I apologize for not responding to this earlier but I didn't see it for a long time and by then had posted on another thread what I am going to post here now.
What is required for the impeachment process to take place likely precludes such an act until after the swearing in of the 116th Congress on or about January 3rd, 2019. After that there would need to be 5 votes in the House of Representatives for it to be approved for trial by the Senate where a 2/3 majority would be needed to convict.
So it is not likely that charges would be brought before 2019. Even then a Republican held Senate would not likely vote to convict. If party leaders made it clear to trump that the Senate had decided to convict in order to hopefully salvage seats in the general election of 2020 he would possibly decide to resign. Getting to that point could take until January 2020.
How Congress Could Impeach President Trump
“Removal actually requires five separate votes: two by the House Judiciary Committee, two by the entire House, then another vote in the Senate to convict.”
“… the House did vote to refer impeachment of George W. Bush to the House Judiciary Committee in June 2008; it died without a vote being taken.”
“A Trump impeachment would require a Republican (at least for now) House to vote twice against a president in their own party — assuming a Republican House Judiciary Committee would let it get that far. Even then, Democrats would still need nearly 20 Republican senators to cross party lines to convict in a trial.”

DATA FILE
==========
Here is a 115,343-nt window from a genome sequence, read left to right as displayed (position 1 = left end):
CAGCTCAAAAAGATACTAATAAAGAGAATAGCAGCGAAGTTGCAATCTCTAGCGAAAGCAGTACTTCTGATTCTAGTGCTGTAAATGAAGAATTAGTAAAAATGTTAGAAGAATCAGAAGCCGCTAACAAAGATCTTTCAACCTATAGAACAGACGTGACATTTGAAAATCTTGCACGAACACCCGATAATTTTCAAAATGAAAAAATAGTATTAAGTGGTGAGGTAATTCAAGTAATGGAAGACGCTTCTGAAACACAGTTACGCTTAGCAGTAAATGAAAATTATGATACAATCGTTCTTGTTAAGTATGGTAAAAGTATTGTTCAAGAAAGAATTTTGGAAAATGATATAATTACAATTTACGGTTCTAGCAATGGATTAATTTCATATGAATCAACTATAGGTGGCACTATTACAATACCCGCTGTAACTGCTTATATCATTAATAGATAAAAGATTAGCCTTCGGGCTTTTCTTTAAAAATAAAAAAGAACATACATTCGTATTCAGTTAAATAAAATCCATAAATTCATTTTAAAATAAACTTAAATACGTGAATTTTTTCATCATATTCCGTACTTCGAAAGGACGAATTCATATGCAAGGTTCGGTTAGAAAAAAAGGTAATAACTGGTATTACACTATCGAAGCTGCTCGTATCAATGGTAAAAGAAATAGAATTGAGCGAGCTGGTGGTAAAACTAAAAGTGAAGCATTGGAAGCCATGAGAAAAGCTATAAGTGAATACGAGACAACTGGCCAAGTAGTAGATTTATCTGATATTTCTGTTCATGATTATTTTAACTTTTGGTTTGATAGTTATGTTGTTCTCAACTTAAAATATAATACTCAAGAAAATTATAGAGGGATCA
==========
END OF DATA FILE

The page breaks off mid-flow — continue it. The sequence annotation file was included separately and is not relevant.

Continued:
“But if Democrats can re-take the House in the 2018 mid-term, or Trump becomes so unpopular that his own party turns on him, impeachment becomes much more likely. Or at least, much easier.”
And thank you for liking the charts I post. Some of them take a bit of extra work.
Even if Trump were impeached one wonders who the replacement could be
How Difficult Would It Be to Impeach President Trump?
The article originally appeared on Time.
Among his critics, talk of impeachment began long before President Donald Trump even took office.
In September, a law professor argued that lawsuits against Trump University had already laid the groundwork for an impeachment case.
A history professor who has accurately predicted every presidential election since 1984 has said
Trump’s impeachment is imminent.
Some of Trump’s critics have argued that his business dealings are in violation of the Constitution’s Emoluments Clause, which prohibits the President from accepting gifts from foreign leaders or governments. Others, including Waters, have argued that the ties between Russia and Trump’s team are signs of wrongdoing. Christopher Peterson, a University of Utah law professor, maintains that theTrump University lawsuits provide grounds for impeachment and thinks there’s already a “fairly solid” case to be made.
Right now, arguments for impeachment are resting on potentially flimsy claims.
“The critical thing that those congressmen will have to show is
that he’s done something that will qualify as treason, bribery, or other high crimes and misdemeanors,”
Gerhardt said. “That’s the threshold.”
While there are mounting questions about potential coordination between Trump’s campaign and Russian interests,
no concrete conclusions have been reached.
“So far there hasn’t been a clear smoking gun,” Peterson said.